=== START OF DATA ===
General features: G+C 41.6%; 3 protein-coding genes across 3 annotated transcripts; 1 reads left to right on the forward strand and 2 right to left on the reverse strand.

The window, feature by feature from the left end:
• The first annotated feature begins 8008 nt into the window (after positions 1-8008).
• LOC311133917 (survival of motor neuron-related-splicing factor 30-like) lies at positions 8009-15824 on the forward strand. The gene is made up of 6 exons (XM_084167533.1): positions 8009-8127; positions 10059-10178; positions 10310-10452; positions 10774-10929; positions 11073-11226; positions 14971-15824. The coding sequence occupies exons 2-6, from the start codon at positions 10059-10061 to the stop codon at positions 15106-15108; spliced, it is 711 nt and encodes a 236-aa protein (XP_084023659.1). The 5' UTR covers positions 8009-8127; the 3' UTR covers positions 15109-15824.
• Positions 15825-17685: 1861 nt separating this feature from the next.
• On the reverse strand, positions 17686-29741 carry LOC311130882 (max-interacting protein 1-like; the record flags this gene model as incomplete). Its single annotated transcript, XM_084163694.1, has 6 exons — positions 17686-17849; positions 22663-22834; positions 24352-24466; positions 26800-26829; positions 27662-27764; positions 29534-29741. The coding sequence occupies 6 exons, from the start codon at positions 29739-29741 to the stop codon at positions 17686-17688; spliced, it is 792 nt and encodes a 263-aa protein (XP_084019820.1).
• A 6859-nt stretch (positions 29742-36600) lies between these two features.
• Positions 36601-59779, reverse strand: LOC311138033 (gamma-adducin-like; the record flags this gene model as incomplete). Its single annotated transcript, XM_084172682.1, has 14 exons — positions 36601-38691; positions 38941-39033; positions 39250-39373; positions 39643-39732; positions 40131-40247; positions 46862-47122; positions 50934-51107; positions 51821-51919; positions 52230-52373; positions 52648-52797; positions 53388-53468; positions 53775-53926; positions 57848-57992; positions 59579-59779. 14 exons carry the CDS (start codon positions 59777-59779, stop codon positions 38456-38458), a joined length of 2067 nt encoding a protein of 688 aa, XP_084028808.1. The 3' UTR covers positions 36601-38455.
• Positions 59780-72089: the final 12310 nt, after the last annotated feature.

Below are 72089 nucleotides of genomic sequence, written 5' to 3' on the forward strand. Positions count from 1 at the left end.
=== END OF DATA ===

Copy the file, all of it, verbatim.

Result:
General features: G+C 41.6%; 3 protein-coding genes across 3 annotated transcripts; 1 reads left to right on the forward strand and 2 right to left on the reverse strand.

The window, feature by feature from the left end:
• The first annotated feature begins 8008 nt into the window (after positions 1-8008).
• LOC311133917 (survival of motor neuron-related-splicing factor 30-like) lies at positions 8009-15824 on the forward strand. The gene is made up of 6 exons (XM_084167533.1): positions 8009-8127; positions 10059-10178; positions 10310-10452; positions 10774-10929; positions 11073-11226; positions 14971-15824. The coding sequence occupies exons 2-6, from the start codon at positions 10059-10061 to the stop codon at positions 15106-15108; spliced, it is 711 nt and encodes a 236-aa protein (XP_084023659.1). The 5' UTR covers positions 8009-8127; the 3' UTR covers positions 15109-15824.
• Positions 15825-17685: 1861 nt separating this feature from the next.
• On the reverse strand, positions 17686-29741 carry LOC311130882 (max-interacting protein 1-like; the record flags this gene model as incomplete). Its single annotated transcript, XM_084163694.1, has 6 exons — positions 17686-17849; positions 22663-22834; positions 24352-24466; positions 26800-26829; positions 27662-27764; positions 29534-29741. The coding sequence occupies 6 exons, from the start codon at positions 29739-29741 to the stop codon at positions 17686-17688; spliced, it is 792 nt and encodes a 263-aa protein (XP_084019820.1).
• A 6859-nt stretch (positions 29742-36600) lies between these two features.
• Positions 36601-59779, reverse strand: LOC311138033 (gamma-adducin-like; the record flags this gene model as incomplete). Its single annotated transcript, XM_084172682.1, has 14 exons — positions 36601-38691; positions 38941-39033; positions 39250-39373; positions 39643-39732; positions 40131-40247; positions 46862-47122; positions 50934-51107; positions 51821-51919; positions 52230-52373; positions 52648-52797; positions 53388-53468; positions 53775-53926; positions 57848-57992; positions 59579-59779. 14 exons carry the CDS (start codon positions 59777-59779, stop codon positions 38456-38458), a joined length of 2067 nt encoding a protein of 688 aa, XP_084028808.1. The 3' UTR covers positions 36601-38455.
• Positions 59780-72089: the final 12310 nt, after the last annotated feature.

Below are 72089 nucleotides of genomic sequence, written 5' to 3' on the forward strand. Positions count from 1 at the left end.